A top medical center in Tennessee is pausing the removal of breasts and other procedures that it says were performed on transgender youth in recent years.
The Vanderbilt University Medical Center (VUMC) disclosed the pause in a letter to a state representative on Oct. 7.
All of the minors were 16 or older, none received "genital procedures," and parental consent was obtained for all patients, according to Pinson.
Pinson's letter, a response to the request, said that VUMC would pause the surgeries for minors while the center reviews a new version of recommendations by the World Professional Association of Transgender Health (WPATH) and consults with local and national experts on the updated recommendations.
WPATH's recommendations say that youth should show “several years of persistent gender diversity [or] incongruence” before being given hormones or surgeries but the group also removed any age restrictions regarding transgender surgeries, which include breast removal and womb removal.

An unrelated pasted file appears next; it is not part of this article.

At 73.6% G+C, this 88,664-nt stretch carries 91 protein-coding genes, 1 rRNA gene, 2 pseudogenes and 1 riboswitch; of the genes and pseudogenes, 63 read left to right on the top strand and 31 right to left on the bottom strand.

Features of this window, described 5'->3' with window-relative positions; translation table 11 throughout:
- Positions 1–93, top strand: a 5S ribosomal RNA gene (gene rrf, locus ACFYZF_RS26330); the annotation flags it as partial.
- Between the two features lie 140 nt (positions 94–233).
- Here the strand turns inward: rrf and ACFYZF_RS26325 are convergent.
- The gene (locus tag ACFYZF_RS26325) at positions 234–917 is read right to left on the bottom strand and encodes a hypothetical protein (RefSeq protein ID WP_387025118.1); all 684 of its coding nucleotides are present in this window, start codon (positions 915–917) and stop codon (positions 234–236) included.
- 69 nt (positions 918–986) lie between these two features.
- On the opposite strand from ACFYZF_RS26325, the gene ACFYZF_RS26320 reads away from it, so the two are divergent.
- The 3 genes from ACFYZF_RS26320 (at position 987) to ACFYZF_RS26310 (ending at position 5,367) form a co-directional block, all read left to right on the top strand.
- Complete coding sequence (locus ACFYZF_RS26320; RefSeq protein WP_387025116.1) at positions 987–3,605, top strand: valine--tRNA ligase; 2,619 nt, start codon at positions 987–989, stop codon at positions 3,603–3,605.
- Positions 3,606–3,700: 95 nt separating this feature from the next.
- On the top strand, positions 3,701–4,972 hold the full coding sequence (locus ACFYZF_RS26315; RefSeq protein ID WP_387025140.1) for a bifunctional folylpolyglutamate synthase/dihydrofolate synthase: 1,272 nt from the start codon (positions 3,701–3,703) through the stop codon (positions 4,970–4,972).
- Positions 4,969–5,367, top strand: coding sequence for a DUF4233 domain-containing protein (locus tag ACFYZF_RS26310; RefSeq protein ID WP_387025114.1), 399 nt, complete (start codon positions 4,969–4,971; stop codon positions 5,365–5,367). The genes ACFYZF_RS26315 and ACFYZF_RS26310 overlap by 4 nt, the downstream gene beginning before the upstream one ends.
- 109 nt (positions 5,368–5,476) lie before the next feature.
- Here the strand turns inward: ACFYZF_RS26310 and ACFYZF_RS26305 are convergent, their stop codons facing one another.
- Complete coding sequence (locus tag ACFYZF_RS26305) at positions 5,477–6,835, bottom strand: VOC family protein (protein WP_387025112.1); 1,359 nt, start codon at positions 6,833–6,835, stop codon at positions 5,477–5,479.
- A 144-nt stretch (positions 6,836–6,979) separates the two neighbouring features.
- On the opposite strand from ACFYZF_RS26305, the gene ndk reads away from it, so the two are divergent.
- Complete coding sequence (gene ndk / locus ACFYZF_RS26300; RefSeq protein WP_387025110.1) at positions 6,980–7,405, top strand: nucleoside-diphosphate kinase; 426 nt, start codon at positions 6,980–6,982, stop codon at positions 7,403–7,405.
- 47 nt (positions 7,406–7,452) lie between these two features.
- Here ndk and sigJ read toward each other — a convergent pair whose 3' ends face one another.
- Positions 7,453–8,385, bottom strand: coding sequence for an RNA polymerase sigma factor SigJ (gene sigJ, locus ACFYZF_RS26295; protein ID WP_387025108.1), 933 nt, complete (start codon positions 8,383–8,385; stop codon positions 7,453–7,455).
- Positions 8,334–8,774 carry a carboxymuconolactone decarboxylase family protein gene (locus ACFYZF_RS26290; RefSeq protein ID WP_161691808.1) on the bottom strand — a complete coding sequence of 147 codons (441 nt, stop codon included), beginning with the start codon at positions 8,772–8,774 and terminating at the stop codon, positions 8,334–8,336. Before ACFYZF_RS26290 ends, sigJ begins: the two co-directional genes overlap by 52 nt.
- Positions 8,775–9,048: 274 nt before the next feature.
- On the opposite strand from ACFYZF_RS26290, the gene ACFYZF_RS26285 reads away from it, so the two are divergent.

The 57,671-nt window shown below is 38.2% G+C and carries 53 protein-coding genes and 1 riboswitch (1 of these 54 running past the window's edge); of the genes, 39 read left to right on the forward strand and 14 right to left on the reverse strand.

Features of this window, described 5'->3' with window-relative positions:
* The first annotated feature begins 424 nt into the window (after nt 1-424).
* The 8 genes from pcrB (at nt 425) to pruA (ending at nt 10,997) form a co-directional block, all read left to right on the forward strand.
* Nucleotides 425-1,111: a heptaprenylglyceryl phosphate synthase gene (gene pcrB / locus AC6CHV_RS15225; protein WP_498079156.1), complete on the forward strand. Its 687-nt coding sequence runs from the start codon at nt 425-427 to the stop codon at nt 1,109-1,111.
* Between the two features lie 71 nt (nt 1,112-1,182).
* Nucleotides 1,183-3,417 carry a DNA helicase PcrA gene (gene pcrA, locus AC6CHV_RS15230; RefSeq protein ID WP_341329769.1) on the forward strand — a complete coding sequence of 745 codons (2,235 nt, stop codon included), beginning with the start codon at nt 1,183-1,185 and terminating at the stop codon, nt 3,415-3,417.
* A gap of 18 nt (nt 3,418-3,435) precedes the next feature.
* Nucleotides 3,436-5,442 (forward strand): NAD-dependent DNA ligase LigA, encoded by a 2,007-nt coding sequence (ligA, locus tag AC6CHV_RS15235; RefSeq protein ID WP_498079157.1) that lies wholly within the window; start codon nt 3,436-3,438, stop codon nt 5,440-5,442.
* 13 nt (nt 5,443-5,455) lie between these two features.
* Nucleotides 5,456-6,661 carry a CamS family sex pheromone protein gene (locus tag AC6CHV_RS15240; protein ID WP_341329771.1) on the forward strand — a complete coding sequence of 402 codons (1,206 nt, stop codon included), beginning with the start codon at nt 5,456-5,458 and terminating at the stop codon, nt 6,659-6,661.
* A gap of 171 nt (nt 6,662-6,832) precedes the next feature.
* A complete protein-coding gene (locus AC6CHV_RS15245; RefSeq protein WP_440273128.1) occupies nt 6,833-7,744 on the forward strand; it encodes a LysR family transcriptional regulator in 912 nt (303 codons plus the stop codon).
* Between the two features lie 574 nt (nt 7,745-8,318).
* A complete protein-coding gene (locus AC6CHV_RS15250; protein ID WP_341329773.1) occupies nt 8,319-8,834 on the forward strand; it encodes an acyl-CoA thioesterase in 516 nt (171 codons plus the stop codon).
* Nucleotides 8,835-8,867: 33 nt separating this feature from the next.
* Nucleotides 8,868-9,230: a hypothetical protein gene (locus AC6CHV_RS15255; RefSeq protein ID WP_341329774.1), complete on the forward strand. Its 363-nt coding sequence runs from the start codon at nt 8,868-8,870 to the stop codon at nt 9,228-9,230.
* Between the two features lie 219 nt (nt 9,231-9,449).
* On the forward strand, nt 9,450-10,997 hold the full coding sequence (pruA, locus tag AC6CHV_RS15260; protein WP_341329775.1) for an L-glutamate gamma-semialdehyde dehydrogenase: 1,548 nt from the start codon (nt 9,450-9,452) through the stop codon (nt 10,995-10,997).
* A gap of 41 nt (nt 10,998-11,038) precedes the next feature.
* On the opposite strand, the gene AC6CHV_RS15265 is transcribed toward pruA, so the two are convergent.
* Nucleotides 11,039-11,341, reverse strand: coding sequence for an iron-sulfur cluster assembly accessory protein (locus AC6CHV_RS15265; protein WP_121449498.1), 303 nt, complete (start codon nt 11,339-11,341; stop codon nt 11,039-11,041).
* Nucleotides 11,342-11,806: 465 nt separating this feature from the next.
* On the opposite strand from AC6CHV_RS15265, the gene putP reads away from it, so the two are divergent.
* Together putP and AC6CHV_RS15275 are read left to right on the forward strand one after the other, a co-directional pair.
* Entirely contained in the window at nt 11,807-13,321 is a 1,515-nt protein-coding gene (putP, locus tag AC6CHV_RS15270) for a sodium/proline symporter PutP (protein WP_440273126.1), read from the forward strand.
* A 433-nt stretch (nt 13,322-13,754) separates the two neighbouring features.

The review may take several months, Pinson said. He also said that if new laws are passed VUMC will comply with them.
Zachary said in a statement that he appreciated the response.
"Glad that VUMC has paused surgeries for children at their transgender clinic. This is a win for the safety of our children, but we’re committed to ensuring this never happens in Tennessee again," Tennessee House Majority Leader William Lamberth, a Republican, said in a statement.
Tennessee Gov. Bill Lee, a Republican, has called for lawmakers to pass legislation that would not allow "permanent, life-altering decisions that hurt children," and a number of legislators said they plan to craft bills to that effect and introduce them in January when lawmakers are due to gather.